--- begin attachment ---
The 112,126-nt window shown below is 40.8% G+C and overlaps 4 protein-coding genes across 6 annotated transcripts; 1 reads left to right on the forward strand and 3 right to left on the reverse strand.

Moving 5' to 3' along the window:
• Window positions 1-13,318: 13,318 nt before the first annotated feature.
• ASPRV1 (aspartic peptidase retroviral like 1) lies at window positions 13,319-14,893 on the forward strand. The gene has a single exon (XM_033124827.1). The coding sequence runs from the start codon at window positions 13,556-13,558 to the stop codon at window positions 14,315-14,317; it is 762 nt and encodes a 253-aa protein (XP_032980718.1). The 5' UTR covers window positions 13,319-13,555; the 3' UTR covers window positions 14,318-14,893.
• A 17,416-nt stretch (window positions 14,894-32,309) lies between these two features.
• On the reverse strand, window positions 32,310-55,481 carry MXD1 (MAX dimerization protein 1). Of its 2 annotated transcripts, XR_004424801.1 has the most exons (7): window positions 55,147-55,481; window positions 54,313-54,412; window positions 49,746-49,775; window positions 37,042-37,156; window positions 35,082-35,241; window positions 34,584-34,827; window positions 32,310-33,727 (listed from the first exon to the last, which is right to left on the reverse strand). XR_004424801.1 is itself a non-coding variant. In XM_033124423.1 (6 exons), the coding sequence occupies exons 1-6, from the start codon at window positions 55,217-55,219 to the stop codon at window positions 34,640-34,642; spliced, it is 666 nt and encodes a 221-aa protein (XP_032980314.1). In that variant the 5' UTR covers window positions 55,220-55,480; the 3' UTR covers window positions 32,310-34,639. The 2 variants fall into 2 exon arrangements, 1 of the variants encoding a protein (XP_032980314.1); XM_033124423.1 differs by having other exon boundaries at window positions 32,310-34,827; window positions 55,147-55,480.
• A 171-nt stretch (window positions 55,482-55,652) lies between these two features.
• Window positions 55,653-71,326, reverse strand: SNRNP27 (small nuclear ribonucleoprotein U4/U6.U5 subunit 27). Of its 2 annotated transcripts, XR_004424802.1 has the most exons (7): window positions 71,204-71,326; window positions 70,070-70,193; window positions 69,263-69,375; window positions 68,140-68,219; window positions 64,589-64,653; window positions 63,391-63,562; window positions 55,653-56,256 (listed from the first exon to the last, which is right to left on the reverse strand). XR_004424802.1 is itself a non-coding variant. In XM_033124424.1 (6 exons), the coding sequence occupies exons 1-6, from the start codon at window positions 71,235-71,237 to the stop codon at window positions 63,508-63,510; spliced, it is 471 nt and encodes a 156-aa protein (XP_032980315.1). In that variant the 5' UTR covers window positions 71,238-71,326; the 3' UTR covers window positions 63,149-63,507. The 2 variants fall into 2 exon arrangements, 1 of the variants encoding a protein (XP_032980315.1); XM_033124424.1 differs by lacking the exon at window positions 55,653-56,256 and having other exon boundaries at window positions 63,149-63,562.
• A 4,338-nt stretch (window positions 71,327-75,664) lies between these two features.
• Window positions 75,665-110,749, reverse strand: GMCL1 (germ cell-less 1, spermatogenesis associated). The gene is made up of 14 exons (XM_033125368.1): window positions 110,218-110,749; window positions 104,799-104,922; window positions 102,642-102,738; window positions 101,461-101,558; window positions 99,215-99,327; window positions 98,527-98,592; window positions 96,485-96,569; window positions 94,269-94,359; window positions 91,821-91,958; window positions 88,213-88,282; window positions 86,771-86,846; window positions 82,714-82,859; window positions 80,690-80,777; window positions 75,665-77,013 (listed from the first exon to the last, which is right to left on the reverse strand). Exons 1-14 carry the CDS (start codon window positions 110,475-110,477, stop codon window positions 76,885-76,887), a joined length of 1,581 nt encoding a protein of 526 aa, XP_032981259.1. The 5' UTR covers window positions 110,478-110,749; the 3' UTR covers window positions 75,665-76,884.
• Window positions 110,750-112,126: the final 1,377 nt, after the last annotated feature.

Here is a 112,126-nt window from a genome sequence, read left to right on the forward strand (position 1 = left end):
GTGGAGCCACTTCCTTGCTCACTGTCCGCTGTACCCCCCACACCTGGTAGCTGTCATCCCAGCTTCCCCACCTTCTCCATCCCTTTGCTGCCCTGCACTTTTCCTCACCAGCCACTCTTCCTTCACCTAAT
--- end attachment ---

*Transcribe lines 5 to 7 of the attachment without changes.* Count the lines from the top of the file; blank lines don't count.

• A 17,416-nt stretch (window positions 14,894-32,309) lies between these two features.
• On the reverse strand, window positions 32,310-55,481 carry MXD1 (MAX dimerization protein 1). Of its 2 annotated transcripts, XR_004424801.1 has the most exons (7): window positions 55,147-55,481; window positions 54,313-54,412; window positions 49,746-49,775; window positions 37,042-37,156; window positions 35,082-35,241; window positions 34,584-34,827; window positions 32,310-33,727 (listed from the first exon to the last, which is right to left on the reverse strand). XR_004424801.1 is itself a non-coding variant. In XM_033124423.1 (6 exons), the coding sequence occupies exons 1-6, from the start codon at window positions 55,217-55,219 to the stop codon at window positions 34,640-34,642; spliced, it is 666 nt and encodes a 221-aa protein (XP_032980314.1). In that variant the 5' UTR covers window positions 55,220-55,480; the 3' UTR covers window positions 32,310-34,639. The 2 variants fall into 2 exon arrangements, 1 of the variants encoding a protein (XP_032980314.1); XM_033124423.1 differs by having other exon boundaries at window positions 32,310-34,827; window positions 55,147-55,480.
• A 171-nt stretch (window positions 55,482-55,652) lies between these two features.